Establish a simple routine with your dog that you believe you can maintain when baby comes. This is about ease for you!  Have consistent mealtimes, potty times, play and walk times.  The dog will appreciate knowing that when 8:00 am rolls around, food will be served no matter what, and it keeps the dog’s general anxiety down. Some animals rely, even insist, on consistency and routine even without a baby. Don’t give the dog any additional reasons to get annoyed with the new Bundle of Attention; create a simple routine and stick to it.

Added bonus – keeping your dog on a schedule will help keep you and baby on a schedule, and you’ll find that it’s easier for everyone in the house.


Special Dog Time

Even though right now every minute of every day is special time with the dog, begin now by choosing a time that you will continue to have parent-dog time, and choose an activity your dog loves. Fetch, grooming, bath time, massage –whatever it is, and even if it’s only 10 minutes, start now and stick to it. Your dog will know you do still love and appreciate them, even if the baby takes most of your time.

Baby Time

Create space – both physically and mentally – for the dog to respect baby time. Whether it’s a crate, a fenced-off area or a room, get your dog used to being put in their own special place for at least an hour a day while you’re home. This doesn’t count if you leave the house, so stay home during this training. Have a special toy or blanket that is exclusive to this area. This will set the tone for them knowing they are not in trouble when they are put there while you have parent-baby time. This is also when the quiet command might come in handy! Ignore any initial whining, and trust me when I say you’d rather go through these training tribulations now than later.

Added bonus – you’ll be required to have some “me” time before the baby comes!

Stroller Walking

Have you ever babysat and decided it would be a great idea to take both the dog and child out at the same time, only to discover the dog goes crazy around a stroller? Well many people have, and it’s better to work this out now, before baby! While I advocate dog-only walks, there will be times you want the whole family out walking, and dogs don’t inherently love strollers, at least not to walk with. If your dog barks, jumps or growls at skateboards, bikes, carts or any other wheeled device, it’s time to start training with a stroller now.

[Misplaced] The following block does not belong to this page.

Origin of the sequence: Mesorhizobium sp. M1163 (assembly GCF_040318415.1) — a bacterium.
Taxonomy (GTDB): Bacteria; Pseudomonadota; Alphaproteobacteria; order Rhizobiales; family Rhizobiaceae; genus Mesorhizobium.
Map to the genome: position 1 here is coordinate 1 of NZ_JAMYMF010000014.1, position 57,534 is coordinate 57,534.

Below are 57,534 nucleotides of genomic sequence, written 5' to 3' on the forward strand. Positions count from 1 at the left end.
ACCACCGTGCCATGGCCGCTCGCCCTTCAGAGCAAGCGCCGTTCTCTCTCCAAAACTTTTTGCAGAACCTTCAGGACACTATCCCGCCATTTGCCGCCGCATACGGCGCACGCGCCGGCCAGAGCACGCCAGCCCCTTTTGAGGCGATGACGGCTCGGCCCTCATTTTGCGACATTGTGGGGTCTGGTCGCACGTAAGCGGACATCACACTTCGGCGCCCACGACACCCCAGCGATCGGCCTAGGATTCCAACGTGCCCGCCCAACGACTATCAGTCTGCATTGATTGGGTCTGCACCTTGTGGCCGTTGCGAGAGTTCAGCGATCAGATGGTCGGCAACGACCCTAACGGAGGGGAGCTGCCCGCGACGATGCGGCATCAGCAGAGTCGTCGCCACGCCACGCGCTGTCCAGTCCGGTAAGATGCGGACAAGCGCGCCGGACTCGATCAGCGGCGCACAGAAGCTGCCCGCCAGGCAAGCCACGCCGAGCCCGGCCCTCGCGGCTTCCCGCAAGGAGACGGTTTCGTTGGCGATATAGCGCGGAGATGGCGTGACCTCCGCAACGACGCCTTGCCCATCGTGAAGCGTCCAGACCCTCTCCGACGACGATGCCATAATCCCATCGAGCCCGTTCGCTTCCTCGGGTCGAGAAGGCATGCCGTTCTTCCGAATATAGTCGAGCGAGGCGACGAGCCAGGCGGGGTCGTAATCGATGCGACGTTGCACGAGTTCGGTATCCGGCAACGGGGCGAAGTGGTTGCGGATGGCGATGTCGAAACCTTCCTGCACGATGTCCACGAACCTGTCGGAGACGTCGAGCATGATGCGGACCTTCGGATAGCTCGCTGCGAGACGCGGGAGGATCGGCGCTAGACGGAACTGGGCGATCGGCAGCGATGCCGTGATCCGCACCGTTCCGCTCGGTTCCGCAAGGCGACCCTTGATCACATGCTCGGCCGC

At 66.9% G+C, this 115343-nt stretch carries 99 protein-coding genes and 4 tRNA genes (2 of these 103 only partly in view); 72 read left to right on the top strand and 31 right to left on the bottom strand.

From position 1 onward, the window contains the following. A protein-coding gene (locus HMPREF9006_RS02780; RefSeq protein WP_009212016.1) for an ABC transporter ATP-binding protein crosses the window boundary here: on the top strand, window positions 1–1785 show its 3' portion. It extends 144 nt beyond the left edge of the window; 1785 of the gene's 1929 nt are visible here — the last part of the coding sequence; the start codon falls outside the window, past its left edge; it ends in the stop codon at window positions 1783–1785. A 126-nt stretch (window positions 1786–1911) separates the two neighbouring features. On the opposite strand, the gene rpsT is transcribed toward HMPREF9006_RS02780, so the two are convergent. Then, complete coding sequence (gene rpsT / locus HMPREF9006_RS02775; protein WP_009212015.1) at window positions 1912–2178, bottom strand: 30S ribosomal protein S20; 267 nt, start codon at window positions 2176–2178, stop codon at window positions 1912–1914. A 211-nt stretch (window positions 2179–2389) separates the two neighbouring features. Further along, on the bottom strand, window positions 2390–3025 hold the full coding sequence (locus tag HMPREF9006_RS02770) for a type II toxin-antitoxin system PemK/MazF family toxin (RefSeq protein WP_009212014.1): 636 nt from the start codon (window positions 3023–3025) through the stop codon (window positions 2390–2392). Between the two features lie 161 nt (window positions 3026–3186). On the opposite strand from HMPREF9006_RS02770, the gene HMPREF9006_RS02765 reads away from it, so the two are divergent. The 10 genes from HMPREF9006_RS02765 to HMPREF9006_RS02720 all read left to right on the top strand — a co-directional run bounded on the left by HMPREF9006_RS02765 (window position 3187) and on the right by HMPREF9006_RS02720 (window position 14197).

Jobs

What is your dog’s job right now? Everyone loves to have a job and a purpose! If they have an aggressive job such as protector, take care to do extra training to ensure the safety of both your child and visitors. It may also be time to see if a job reassignment is in order, as you may no longer want the sentry that wakes you in the middle of the night to continue this position. The right job is important and you must consider your dog’s complete essence, or archetype, to make sure it’s a good fit. For example, a job for a nurturer or healer is going to be very different from a job for a guard or patrol dog or house manager. Some common jobs dogs have are pest control, greeter, doorbell, loving companion, teacher, helper – you can find  a lot more information on animal archetypes and jobs on my website.  Whatever their job is be sure to tell them, out loud, what it is, what the expectation is, and praise them for being successful at it.

You will be happy to have all of these strategies in place before baby arrives!